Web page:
No. 1 in the Olympia Brown Mysteries: When professor and college chaplain Olympia Brown discovers that one of her freshmen is being recruited by a shadowy religious cult, she and a priest colleague join forces to infiltrate the group and rescue the girl before she becomes another victim of their deadly mission. A menacing tangle of religious hypocrisy and the dark side of human nature reveals itself as Olympia and Jim risk their lives to uncover murder, illicit sex and embezzlement. Assisted by Olympia’s house-ghost, the spectral Miss Winslow, they race the clock to expose the cult’s bloody underbelly before they kill again.
The trash collectors knew better than to touch the body of the young woman they found sprawled in the alleyway behind the flower shop. While the younger of the two ran off to get help, the older man stayed, trying not to stare at the emaciated figure lying at his feet. The thick, sweet scent of rotting leaves and broken flowers spilling out of the trash container beside them smelled like death, like his mother’s funeral.
From where he was standing, the man with a teenage daughter of his own could see a white plastic band around the dead girl’s wrist and the glint of something shiny in her hand. Her only article of clothing was a hospital johnny tied in a ragged bow at the back of her neck.
Later that day, the Medical Examiner for the City of Cambridge would pry a silver cross engraved with the words Jesus loves you out of her cold, stiff fingers.
Brother David was pacing, circling the room like a wolf stalking its prey. Despite the early summer heat, the windows in the upstairs room were closed, and only a small fan, grinding away in the corner, did anything to move the humid air around the people at the table.
David was an intense, restless man with the thin, muscular body of a distance runner.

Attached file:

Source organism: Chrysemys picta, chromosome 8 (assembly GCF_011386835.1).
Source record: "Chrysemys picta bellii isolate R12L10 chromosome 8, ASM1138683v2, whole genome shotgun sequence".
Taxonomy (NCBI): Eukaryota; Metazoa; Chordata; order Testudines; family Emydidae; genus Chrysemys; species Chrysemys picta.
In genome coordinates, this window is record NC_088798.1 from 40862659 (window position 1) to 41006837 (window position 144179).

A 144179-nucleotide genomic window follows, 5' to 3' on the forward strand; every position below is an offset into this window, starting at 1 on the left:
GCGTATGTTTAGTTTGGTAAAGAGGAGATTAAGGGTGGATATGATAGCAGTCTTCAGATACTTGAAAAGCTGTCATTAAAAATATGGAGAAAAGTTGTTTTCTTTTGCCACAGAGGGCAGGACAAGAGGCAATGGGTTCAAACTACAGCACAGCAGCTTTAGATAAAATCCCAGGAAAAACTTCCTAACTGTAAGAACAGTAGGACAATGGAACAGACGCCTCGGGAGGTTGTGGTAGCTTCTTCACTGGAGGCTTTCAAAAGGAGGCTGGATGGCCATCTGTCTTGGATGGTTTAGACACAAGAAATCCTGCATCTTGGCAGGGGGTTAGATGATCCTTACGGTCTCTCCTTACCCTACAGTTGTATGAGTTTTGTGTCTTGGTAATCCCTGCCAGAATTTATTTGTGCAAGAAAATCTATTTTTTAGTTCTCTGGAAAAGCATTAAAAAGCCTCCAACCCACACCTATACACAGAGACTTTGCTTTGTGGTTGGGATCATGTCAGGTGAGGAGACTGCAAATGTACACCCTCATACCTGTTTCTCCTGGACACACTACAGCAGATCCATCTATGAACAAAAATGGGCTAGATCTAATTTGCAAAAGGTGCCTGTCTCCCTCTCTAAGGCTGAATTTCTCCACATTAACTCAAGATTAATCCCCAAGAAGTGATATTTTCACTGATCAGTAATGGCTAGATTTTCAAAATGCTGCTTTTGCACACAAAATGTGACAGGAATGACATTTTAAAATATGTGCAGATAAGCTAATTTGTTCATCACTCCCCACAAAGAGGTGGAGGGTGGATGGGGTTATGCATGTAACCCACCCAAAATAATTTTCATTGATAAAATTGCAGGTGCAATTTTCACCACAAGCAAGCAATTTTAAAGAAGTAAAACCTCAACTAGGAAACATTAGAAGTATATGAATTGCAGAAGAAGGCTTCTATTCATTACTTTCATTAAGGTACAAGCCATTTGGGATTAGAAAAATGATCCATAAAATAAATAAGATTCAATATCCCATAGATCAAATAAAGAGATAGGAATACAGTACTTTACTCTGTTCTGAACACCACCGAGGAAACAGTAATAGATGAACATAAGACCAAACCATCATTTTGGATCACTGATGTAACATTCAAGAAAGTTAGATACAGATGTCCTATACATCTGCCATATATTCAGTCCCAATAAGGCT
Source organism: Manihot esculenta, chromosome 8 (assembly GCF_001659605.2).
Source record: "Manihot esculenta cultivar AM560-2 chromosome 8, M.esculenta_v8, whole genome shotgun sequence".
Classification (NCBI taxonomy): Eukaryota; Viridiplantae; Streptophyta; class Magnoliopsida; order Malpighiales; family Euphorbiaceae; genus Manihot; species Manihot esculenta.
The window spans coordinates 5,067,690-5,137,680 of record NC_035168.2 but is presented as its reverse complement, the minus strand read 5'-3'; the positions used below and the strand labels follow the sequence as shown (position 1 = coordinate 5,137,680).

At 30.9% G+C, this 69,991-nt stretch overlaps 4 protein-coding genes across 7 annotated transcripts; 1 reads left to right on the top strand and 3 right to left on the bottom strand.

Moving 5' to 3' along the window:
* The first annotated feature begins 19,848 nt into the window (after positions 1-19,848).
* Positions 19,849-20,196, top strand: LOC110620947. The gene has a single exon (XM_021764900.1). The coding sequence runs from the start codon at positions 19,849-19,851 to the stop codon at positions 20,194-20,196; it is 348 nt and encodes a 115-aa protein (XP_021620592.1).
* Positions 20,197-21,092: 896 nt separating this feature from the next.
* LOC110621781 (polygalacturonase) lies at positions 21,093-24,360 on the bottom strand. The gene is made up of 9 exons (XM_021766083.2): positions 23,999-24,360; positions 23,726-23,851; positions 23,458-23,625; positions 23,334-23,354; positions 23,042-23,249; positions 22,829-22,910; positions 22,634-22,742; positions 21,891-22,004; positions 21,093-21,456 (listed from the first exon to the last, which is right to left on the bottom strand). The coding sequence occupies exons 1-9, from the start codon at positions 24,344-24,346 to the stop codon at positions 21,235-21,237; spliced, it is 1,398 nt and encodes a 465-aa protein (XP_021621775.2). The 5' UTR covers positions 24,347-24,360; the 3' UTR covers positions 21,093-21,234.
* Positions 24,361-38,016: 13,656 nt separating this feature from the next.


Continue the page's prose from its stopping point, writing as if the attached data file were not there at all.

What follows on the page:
“The answer to your question, Brother Aaron, and any other question you might have, is always going to be here.”
He held up an open Bible and began reading aloud, stabbing at the page with his index finger and punctuating the words with the squeak of his sandals on the polished oak floor.
“For this cause a man shall leave his father and his mother, and shall cleave to his wife; and they shall become one flesh. And the man and his wife were both naked and were not ashamed.”
He paused and looked at the four people seated around the table. Spittle was collecting at the corners of his mouth.
“Everything we know and live by is in this book. We are called to leave the material world and enter into this fellowship of believers so we may follow in the footsteps of Jeshua ben Josephus and like him, do the work of His Abba, Yahweh. The Bible tells us that when the time comes for a man to have a wife, a wife will be made available to him.”
“And it came to pass, when men began to multiply on the face of the earth, and daughters were born unto them, that the sons of God saw the daughters of men that they were fair; and they took them wives of all which they chose. Genesis six, verses one and two,” said Aaron looking up at the wiry man who was now standing over him. Aaron cleared his throat.
“But if some of us, uh, feel we might be ready to have wives, shouldn’t we be able to say something?” The seated man looked down and began picking at one of his fingernails.
“For us, this means …” said David, ignoring the question and glancing briefly at the woman sitting away from the others near the end of the table. “This means that when the time is right for a man to have a wife, the Abba of this Christian Fellowship will provide one.”
Aaron nodded but said nothing. It was best to go along with David when he got like this. Sister Miriam and Brother Joshua, sitting opposite Aaron, exchanged a quick look but remained silent.
“Our Abba is wise, Brother Aaron. You need to trust him.” David moved nearer the window, his voice returning to a more conversational level. “There’s one more thing. Before we adjourn, we need to set a time to review our new member policies.” He hesitated and cleared his throat. “As you know, earlier this year, we had an aspirant who became too zealous in her preparation. Her death was an accident, of course, but such things could reflect badly on us.”